Ms. Knott was employed as a “Professional Petitions Consultant” with a firm that works to organize and operate petition drives for organizations wishing to gain support on bills introduced in the area.

Ms. Knott arrived in California four years ago in pursuit of a job as a Professional Petitions Consultant here, and hoping to start her own business.

“Berkeley and the Bay Area in general is highly active in the process of creating petitions for voters in demand of various changes in the law,” she said.

“I thought I could easily land a good job in the local market.”

However, despite her numerous attempts to secure a job here, she failed and instead ended up spending all her money and became homeless.

Though Ms.Knott is homeless, she is still in pursuit of a job in Berkeley and interns at the local chapter of Peace Action West to advocate for nuclear ban and peace.

“I’ve protested against nuclear weapons since the early 60’s and it was my fortunate luck to able to intern and get paid at Peace Action West” she said.

Peace Action West is an organization dedicated to building a citizen’s movement of sustained political power for fundamental changes in United States foreign policy. They are also one of the largest grassroots peace and justice lobby in the country.

According to an article in the American Journal of Public Health, over 7% of persons living in the United States, which equals 2149045.85, have been homeless (defined as sleeping in shelters, the street, abandoned buildings, cars, or bus and train stations) at some point in their lives.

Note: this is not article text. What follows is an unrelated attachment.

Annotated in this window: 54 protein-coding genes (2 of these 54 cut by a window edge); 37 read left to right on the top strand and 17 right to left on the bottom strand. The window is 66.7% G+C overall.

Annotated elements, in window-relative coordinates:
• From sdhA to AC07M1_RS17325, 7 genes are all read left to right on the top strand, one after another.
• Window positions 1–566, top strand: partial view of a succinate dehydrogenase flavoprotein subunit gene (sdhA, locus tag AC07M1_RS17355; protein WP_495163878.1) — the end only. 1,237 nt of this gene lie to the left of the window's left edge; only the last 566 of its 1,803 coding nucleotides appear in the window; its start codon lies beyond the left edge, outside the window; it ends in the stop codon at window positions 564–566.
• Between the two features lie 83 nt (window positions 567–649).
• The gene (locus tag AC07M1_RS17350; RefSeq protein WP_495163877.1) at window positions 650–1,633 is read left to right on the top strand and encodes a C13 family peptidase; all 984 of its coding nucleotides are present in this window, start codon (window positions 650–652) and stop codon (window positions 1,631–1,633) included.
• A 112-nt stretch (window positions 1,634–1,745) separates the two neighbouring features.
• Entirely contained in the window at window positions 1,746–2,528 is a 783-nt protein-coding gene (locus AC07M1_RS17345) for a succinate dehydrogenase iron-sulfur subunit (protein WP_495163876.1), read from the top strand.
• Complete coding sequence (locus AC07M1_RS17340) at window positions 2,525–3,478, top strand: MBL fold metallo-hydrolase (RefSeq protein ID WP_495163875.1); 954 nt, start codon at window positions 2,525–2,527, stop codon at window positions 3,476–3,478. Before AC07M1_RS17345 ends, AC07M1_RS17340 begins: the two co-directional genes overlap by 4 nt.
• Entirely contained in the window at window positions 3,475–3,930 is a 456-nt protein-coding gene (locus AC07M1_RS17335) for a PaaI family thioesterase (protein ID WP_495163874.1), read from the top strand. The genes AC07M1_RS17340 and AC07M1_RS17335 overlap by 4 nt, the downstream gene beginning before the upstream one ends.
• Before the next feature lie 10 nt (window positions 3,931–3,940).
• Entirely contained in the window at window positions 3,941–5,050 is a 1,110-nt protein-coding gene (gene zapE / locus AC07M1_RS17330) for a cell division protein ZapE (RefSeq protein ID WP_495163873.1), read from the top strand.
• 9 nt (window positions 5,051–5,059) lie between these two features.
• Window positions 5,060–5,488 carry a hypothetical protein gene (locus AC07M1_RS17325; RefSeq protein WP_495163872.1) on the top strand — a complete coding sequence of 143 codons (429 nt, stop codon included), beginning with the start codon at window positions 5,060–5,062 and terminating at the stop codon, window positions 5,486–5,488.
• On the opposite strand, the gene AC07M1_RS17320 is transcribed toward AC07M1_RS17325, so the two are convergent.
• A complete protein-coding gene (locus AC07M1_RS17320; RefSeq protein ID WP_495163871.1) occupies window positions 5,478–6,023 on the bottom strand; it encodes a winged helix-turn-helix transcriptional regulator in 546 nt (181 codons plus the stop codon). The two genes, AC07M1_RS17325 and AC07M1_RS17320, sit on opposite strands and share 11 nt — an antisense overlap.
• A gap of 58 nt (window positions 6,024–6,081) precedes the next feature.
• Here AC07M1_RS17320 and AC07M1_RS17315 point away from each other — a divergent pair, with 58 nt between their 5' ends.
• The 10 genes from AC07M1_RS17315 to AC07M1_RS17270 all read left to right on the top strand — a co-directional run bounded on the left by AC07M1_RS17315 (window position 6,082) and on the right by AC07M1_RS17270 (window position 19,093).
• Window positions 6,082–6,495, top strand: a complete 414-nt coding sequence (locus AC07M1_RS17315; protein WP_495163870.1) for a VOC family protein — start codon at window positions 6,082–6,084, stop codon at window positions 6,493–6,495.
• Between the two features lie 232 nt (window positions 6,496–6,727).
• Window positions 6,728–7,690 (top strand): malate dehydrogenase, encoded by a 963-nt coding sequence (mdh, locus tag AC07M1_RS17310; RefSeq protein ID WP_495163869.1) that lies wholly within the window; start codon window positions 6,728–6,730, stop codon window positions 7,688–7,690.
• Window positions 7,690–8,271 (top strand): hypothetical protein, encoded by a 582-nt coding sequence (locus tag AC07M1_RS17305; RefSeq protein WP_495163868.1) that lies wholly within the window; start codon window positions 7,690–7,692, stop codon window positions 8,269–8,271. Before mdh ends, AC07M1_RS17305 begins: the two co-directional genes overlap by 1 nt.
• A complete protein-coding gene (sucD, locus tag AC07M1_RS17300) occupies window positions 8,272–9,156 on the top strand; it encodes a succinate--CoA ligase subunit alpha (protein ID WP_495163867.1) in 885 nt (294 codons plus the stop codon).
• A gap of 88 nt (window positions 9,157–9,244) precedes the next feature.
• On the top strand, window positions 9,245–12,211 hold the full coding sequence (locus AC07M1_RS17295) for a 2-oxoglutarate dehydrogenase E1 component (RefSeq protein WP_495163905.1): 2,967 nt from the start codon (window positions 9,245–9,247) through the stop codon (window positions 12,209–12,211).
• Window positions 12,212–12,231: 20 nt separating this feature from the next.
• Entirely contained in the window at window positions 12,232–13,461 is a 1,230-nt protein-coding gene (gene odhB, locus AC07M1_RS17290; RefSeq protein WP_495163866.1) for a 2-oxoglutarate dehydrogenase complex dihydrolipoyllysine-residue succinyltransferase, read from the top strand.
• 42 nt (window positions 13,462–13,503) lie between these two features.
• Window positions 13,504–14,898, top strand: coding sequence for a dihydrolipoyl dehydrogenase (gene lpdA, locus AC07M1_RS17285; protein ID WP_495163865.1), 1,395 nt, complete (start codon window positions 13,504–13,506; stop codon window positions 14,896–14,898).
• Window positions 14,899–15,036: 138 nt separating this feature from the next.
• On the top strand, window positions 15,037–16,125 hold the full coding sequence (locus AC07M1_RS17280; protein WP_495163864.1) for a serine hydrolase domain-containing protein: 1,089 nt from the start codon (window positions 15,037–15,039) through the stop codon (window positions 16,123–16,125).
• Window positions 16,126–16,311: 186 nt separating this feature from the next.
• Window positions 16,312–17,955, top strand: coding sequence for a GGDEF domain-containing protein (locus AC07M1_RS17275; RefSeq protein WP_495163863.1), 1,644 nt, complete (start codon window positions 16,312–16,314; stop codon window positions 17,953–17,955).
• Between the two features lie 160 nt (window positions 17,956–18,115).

Testing those statistics, I walked across to the café shop to a man sitting outside with a cup of coffee, and his New York Time puzzle on the table. After a few minutes of explaining my project to him, he agreed to talk to me.

“Homelessness in Berkeley is at rise because this city is so liberal and keen to paying for the homeless,” said the 36-year-old Wells Fargo Banker Marcus Reading.

“Why should we support a bunch of people that just sit around downtown begging for money, when the rest of us are working our butts off” he said.

Ms.Knott has her son enrolled at the Berkeley High School where there is funding available for families without homes.

“The diverse range of people here is what makes the city of Berkeley attractive and the people are just too nice” she said. “They never let you go hungry”.